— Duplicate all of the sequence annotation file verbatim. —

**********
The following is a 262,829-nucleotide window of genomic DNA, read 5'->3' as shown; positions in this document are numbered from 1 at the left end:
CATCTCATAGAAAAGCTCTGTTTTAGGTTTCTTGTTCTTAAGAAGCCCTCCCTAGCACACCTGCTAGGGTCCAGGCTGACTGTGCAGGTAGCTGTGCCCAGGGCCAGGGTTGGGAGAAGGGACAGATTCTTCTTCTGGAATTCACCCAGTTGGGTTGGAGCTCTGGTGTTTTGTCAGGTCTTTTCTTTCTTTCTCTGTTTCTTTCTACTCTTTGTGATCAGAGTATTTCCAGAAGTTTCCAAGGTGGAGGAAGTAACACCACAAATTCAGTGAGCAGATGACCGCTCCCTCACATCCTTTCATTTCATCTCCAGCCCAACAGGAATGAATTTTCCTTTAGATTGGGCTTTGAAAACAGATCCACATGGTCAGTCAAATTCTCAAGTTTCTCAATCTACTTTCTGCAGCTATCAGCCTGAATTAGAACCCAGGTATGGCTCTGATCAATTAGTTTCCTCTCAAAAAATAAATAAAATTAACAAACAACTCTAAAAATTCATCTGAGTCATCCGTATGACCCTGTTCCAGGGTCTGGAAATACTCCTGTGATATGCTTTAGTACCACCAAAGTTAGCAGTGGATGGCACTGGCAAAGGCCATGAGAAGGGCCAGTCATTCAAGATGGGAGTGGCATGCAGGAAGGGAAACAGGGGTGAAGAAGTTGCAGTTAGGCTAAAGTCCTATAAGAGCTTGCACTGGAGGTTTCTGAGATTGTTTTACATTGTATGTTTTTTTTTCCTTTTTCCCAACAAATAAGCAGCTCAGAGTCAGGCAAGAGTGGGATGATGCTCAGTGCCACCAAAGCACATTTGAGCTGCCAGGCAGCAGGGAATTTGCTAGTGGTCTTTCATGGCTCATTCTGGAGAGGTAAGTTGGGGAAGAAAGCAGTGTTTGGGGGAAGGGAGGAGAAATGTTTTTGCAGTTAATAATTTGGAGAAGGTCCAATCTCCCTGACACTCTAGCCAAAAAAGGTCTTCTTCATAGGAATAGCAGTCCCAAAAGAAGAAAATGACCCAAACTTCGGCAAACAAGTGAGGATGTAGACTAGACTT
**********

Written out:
The following is a 262,829-nucleotide window of genomic DNA, read 5'->3' as shown; positions in this document are numbered from 1 at the left end:
CATCTCATAGAAAAGCTCTGTTTTAGGTTTCTTGTTCTTAAGAAGCCCTCCCTAGCACACCTGCTAGGGTCCAGGCTGACTGTGCAGGTAGCTGTGCCCAGGGCCAGGGTTGGGAGAAGGGACAGATTCTTCTTCTGGAATTCACCCAGTTGGGTTGGAGCTCTGGTGTTTTGTCAGGTCTTTTCTTTCTTTCTCTGTTTCTTTCTACTCTTTGTGATCAGAGTATTTCCAGAAGTTTCCAAGGTGGAGGAAGTAACACCACAAATTCAGTGAGCAGATGACCGCTCCCTCACATCCTTTCATTTCATCTCCAGCCCAACAGGAATGAATTTTCCTTTAGATTGGGCTTTGAAAACAGATCCACATGGTCAGTCAAATTCTCAAGTTTCTCAATCTACTTTCTGCAGCTATCAGCCTGAATTAGAACCCAGGTATGGCTCTGATCAATTAGTTTCCTCTCAAAAAATAAATAAAATTAACAAACAACTCTAAAAATTCATCTGAGTCATCCGTATGACCCTGTTCCAGGGTCTGGAAATACTCCTGTGATATGCTTTAGTACCACCAAAGTTAGCAGTGGATGGCACTGGCAAAGGCCATGAGAAGGGCCAGTCATTCAAGATGGGAGTGGCATGCAGGAAGGGAAACAGGGGTGAAGAAGTTGCAGTTAGGCTAAAGTCCTATAAGAGCTTGCACTGGAGGTTTCTGAGATTGTTTTACATTGTATGTTTTTTTTTCCTTTTTCCCAACAAATAAGCAGCTCAGAGTCAGGCAAGAGTGGGATGATGCTCAGTGCCACCAAAGCACATTTGAGCTGCCAGGCAGCAGGGAATTTGCTAGTGGTCTTTCATGGCTCATTCTGGAGAGGTAAGTTGGGGAAGAAAGCAGTGTTTGGGGGAAGGGAGGAGAAATGTTTTTGCAGTTAATAATTTGGAGAAGGTCCAATCTCCCTGACACTCTAGCCAAAAAAGGTCTTCTTCATAGGAATAGCAGTCCCAAAAGAAGAAAATGACCCAAACTTCGGCAAACAAGTGAGGATGTAGACTAGACTT